07 December, 2011

That New Page Smell

Writers' Wednesday!!!

No matter what writers write or what tools they use, they all start from a singular point - a blank page.

A blank page has a lot in common with pristine new snow, an immaculate new car, or even a fresh-from-the-box cell phone.  Many people don't want to disturb it's perceived innocence by altering its state in any way.  Until you violate that space, you're not a writer.  You're a... uh... modern art admirer.  Or something like that.  But, definitely not a writer, which was my point.

Here are a few tips to get you going using that space for its intended purpose:

  1. Tromp through it, carve it up, and leave your mark.  Don't write on it.  Draw.  Completely free form.  Use your non-dominant hand and scribble like a snowboarder or snowmobile driver that doesn't care where they're going.  Just fill up the page.  Eventually, you will start writing words.  The process will invoke clarity of intent and you won't even know where it came from by looking at your mess of a doodle.
  2. Spill, stain, or stink it up.  I think we all have the same thing in mind when we get a new car.  "I'll never eat or drink in it.  I won't track any dirt in.  I'll keep it clean as long as I own it."  The irony there is we never truly own it until we've trashed it.  The reality there is we never really own it until the lending institution writes the title over to our name.  The point here is to slap words down in any order that comes to mind.  Play a one-person game of word association if you have to.  Just fill that puppy up with a big ol' block of words.  Chances are, they'll start to make sense to you and you'll be writing.
  3. Drop it.  You know that feeling you get the first time you drop your mobile phone/handset?  The frantic putting back together of battery and case.  The close inspection of every square millimeter of surface area whilst it boots back up.  The sinking feeling of failure over the scratch that took you ten minutes to find.  Now...  Do you know that feeling you get the thirty-seventh time you dropped it?  That's the feeling you want when you write.  To get there, write "All work and no play makes Jack a dull boy" until you either get to work or grab an ax.
Blank pages aren't a writer's enemy.  They're our canvas.  It's up to you decide if you want to go for photorealism or a single brush stroke.  (Or it might be up to whoever hired you, but that's another discussion for another day.)

06 December, 2011

Feeding the Bib

Turns out the bug was more than ready for her first bites of rice cereal.  She acted like we had been holding out on her.  I guess, in a way, we were.

I imagine a lot of parents stare unblinkingly at their baby's first bites of "solid food" (what's so solid about some rice flour dissolved in breast milk?) wanting to see some expression of delight, wonderment, confusion, or even disgust.  It's a big first step.  Our camera was rolling.  We planned the event at grandma's.  Typical.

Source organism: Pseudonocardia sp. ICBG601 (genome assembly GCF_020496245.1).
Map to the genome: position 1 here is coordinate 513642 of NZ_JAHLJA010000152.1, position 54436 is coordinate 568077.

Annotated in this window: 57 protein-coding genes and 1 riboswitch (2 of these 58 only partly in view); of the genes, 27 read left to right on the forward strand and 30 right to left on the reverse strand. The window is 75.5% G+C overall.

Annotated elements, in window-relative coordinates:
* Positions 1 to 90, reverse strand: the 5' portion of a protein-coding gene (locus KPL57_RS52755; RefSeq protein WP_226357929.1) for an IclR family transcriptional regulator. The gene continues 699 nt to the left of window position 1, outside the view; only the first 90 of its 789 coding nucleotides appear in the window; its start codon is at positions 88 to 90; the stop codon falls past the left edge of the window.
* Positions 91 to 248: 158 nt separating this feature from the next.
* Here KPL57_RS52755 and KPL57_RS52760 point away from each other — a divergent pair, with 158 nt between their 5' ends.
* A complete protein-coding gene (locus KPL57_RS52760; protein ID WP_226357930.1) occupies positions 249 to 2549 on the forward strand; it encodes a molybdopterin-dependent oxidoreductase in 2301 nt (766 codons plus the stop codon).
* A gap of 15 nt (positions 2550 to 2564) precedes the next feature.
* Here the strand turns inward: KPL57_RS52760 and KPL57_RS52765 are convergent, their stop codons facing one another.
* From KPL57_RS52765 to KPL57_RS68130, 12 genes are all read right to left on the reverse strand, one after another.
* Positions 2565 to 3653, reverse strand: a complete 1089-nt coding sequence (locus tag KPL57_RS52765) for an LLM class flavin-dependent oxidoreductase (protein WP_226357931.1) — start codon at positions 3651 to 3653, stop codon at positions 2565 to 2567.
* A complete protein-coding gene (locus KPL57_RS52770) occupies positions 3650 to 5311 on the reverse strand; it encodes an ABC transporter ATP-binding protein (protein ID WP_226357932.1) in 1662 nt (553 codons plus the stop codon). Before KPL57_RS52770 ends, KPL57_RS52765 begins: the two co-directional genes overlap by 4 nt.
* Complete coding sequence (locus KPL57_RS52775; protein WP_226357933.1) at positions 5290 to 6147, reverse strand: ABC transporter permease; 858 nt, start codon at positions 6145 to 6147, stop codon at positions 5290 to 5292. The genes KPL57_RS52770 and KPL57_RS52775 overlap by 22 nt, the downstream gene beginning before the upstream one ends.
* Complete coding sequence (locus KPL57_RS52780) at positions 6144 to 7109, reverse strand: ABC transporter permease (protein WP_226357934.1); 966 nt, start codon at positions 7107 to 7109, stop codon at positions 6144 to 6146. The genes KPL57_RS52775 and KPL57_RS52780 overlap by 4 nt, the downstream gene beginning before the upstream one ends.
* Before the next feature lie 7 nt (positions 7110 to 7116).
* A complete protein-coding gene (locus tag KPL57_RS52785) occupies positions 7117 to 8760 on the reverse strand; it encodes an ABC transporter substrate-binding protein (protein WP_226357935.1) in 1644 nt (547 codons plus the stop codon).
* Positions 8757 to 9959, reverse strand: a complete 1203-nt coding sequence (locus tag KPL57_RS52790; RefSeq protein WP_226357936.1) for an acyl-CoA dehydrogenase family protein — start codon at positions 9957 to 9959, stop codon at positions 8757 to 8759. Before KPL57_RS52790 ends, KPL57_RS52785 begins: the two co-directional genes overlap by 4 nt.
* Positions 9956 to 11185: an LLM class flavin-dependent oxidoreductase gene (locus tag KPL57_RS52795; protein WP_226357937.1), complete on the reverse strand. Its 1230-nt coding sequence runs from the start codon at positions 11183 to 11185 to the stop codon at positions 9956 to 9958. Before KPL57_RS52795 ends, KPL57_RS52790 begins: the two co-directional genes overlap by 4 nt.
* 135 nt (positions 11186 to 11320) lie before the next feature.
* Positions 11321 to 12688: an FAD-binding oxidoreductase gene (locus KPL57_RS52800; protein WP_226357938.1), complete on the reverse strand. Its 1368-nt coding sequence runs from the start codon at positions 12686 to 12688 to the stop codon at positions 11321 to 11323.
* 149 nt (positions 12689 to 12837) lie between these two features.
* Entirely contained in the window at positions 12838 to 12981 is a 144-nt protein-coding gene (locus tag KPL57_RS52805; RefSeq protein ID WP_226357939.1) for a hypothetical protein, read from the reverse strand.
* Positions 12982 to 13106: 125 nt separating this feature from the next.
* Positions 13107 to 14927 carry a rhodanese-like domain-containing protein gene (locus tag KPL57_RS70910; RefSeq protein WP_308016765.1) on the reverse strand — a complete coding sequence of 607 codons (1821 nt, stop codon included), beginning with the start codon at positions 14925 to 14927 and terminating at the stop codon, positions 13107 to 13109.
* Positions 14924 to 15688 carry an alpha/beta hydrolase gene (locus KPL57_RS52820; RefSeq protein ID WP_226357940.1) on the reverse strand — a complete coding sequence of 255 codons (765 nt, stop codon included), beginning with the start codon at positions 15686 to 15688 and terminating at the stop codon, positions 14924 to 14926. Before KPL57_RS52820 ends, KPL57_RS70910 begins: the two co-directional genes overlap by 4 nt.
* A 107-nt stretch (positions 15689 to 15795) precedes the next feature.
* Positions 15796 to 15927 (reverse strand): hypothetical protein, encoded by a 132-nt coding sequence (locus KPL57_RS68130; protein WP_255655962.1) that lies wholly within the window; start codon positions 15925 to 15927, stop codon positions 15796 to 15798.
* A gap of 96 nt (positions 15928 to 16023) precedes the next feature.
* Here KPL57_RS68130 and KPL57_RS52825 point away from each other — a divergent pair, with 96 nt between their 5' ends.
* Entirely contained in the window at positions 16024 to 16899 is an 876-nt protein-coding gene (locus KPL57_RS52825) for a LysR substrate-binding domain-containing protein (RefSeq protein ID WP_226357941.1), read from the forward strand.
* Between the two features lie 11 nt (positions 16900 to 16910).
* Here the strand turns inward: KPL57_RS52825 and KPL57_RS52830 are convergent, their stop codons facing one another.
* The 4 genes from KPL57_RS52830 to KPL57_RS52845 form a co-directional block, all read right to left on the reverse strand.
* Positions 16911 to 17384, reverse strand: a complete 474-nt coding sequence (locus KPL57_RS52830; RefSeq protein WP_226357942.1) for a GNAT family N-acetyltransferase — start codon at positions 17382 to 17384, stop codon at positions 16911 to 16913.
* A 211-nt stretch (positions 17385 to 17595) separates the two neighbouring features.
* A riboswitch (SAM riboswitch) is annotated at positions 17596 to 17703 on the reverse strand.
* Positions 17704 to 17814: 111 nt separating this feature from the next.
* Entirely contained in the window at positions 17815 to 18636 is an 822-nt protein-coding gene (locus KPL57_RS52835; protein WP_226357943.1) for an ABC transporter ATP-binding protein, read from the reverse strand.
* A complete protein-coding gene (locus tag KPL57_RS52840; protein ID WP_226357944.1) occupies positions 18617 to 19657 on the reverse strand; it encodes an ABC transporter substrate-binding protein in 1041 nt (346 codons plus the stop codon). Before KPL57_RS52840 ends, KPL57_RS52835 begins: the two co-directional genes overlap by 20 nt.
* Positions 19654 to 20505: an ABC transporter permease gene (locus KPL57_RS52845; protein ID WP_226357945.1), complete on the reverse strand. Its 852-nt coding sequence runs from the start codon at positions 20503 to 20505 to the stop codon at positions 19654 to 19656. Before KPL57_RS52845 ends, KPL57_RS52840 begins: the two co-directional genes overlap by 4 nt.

This is what we got:

  • The bug watched the spoon come closer and casually took it in her mouth.
  • She smacked her tongue a little bit (probably searching desperately for flavor).
  • She immediately grabbed at the bowl with a look like "what's in this stuff?" and tipped the whole thing over, including the brand new, no-flip suction cup that, as promised, remained attached to the bowl.
  • She took a couple more oh-hum spoonfuls from what was left in the bowl and humored us with chewing motions (a mere formality at this stage).
  • Granted, those of us over the age of five months were preoccupied with taking care of the spill.  Still, we weren't feeding her that slowly.  Regardless, after only a few bites of her gruel, the bug found it necessary to take matters into her own hands.  By "matters" I mean spoon.  And by "hands" I mean a two-fisted death grip from which not even photons could escape.
In time, we got the spoon back.  After having had a total of three such feedings thus far, she still isn't feeding herself in spite of her prowess with infant cutlery.

She accepts that she needs to wait on our ability to extract an empty spoon from her mouth, refill it at the proper receptacle, and competently transfer the spoon level, so as not to spill its contents, to her waiting mouth where spilling the contents is an unavoidable (and, as it were, necessary) eventuality.  She accepts this so totally in fact that her latest feeding pose involves leaning with arms extended to the sides, as much as the nylon straps will allow, toward the person holding the spoon and having eyes and mouth held as wide as manageable.

I'd say we're having a first feeding win.

In a related side-note, teething has begun in earnest.  No white tips poking through yet, but they can't be far away.  Stay tuned...

02 December, 2011

What We Have Here is a Failure...

Family on Friday!!!

As everyone over the age of Sesame Street can tell you, communication is the cornerstone of any relationship.  This blog has already touched upon communication during the Table Time series, but table time is more than communication and communication goes beyond table time.